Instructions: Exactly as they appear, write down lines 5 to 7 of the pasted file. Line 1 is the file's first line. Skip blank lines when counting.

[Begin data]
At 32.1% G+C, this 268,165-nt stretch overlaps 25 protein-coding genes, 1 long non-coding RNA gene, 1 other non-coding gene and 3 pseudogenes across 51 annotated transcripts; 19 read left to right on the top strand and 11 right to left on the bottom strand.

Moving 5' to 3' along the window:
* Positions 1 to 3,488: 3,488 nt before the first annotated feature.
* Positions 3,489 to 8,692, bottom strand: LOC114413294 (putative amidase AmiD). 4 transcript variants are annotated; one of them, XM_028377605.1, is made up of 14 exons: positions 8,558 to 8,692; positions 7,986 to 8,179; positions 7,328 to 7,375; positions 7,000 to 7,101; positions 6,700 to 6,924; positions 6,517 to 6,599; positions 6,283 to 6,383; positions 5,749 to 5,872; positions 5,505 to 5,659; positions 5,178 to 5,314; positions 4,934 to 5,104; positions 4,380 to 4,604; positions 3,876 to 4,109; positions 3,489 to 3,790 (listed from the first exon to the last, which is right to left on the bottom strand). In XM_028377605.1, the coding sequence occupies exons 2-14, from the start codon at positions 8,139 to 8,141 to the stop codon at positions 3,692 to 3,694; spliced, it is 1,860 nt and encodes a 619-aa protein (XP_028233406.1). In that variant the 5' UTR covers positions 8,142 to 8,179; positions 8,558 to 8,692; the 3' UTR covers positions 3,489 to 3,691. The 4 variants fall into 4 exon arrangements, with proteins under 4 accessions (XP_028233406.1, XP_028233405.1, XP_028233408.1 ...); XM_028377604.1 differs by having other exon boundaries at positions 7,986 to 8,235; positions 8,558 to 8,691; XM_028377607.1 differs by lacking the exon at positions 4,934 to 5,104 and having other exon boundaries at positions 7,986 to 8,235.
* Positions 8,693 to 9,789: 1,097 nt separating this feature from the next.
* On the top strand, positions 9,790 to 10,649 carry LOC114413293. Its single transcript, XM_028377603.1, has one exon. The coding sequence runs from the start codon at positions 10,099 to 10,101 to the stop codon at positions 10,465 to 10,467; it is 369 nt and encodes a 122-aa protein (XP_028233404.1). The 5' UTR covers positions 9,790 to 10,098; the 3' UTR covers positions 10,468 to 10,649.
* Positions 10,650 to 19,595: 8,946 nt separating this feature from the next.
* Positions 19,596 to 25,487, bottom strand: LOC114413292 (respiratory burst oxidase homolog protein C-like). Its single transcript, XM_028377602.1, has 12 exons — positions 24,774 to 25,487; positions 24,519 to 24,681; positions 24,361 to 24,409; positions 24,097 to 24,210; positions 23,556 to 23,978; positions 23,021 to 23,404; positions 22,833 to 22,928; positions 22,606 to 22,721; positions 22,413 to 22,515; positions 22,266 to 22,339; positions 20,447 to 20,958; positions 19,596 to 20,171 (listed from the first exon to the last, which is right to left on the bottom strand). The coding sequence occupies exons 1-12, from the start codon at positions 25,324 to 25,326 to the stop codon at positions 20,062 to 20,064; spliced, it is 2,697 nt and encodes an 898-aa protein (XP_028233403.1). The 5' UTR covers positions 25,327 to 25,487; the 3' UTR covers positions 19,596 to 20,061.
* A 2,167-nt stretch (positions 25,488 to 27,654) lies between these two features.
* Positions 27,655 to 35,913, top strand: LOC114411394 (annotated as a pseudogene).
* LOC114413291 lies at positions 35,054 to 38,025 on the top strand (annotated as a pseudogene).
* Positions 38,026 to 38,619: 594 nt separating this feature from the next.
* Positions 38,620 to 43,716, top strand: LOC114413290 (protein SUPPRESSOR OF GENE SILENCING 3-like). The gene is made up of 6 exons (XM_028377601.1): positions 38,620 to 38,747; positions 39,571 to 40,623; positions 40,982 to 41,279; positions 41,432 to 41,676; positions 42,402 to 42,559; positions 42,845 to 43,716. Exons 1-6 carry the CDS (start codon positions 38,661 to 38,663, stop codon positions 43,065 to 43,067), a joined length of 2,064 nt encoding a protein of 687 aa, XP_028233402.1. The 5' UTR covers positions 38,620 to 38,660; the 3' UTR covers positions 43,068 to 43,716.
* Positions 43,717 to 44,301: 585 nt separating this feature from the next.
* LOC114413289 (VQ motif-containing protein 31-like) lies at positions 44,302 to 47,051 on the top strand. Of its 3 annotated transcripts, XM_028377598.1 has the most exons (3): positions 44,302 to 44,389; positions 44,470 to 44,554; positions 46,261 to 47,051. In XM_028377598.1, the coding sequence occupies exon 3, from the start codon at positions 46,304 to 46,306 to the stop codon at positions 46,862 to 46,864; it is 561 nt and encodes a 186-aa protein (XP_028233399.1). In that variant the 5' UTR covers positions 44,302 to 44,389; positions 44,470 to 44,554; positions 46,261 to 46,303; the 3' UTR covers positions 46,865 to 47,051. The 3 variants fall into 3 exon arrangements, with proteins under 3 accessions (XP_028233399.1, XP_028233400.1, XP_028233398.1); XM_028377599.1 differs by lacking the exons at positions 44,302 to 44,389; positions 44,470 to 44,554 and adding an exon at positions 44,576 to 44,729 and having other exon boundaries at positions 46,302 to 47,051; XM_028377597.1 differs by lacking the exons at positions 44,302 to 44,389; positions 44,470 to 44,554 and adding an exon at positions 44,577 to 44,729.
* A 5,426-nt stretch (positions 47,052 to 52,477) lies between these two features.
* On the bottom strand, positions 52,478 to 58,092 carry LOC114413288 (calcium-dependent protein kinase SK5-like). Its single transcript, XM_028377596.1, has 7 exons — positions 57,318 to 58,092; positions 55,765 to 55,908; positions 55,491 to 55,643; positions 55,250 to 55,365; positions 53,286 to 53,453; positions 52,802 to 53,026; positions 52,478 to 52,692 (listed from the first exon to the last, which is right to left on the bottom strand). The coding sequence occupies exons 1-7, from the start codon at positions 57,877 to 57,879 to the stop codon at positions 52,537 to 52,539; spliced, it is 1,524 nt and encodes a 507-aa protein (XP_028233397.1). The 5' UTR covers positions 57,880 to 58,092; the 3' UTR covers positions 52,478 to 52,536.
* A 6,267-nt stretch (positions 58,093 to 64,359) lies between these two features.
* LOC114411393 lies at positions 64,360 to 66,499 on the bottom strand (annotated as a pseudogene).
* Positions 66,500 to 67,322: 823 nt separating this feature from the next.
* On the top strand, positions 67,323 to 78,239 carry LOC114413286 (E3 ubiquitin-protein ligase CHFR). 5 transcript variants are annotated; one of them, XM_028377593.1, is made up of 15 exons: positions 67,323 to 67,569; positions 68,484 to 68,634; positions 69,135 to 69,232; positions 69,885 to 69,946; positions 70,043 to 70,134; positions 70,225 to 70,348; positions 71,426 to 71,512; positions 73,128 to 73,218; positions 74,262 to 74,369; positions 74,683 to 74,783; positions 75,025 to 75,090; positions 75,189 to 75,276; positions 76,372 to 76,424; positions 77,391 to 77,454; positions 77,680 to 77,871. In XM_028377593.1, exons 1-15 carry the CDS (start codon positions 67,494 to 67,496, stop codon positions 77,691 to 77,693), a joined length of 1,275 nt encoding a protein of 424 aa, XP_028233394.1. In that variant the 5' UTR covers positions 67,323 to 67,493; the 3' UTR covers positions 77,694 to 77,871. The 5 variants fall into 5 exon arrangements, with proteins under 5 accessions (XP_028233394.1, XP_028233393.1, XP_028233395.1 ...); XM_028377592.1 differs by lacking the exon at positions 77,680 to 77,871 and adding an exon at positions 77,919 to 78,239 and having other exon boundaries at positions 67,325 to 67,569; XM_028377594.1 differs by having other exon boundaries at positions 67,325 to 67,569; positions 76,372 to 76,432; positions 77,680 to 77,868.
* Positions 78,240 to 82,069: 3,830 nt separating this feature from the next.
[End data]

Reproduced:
* Positions 8,693 to 9,789: 1,097 nt separating this feature from the next.
* On the top strand, positions 9,790 to 10,649 carry LOC114413293. Its single transcript, XM_028377603.1, has one exon. The coding sequence runs from the start codon at positions 10,099 to 10,101 to the stop codon at positions 10,465 to 10,467; it is 369 nt and encodes a 122-aa protein (XP_028233404.1). The 5' UTR covers positions 9,790 to 10,098; the 3' UTR covers positions 10,468 to 10,649.
* Positions 10,650 to 19,595: 8,946 nt separating this feature from the next.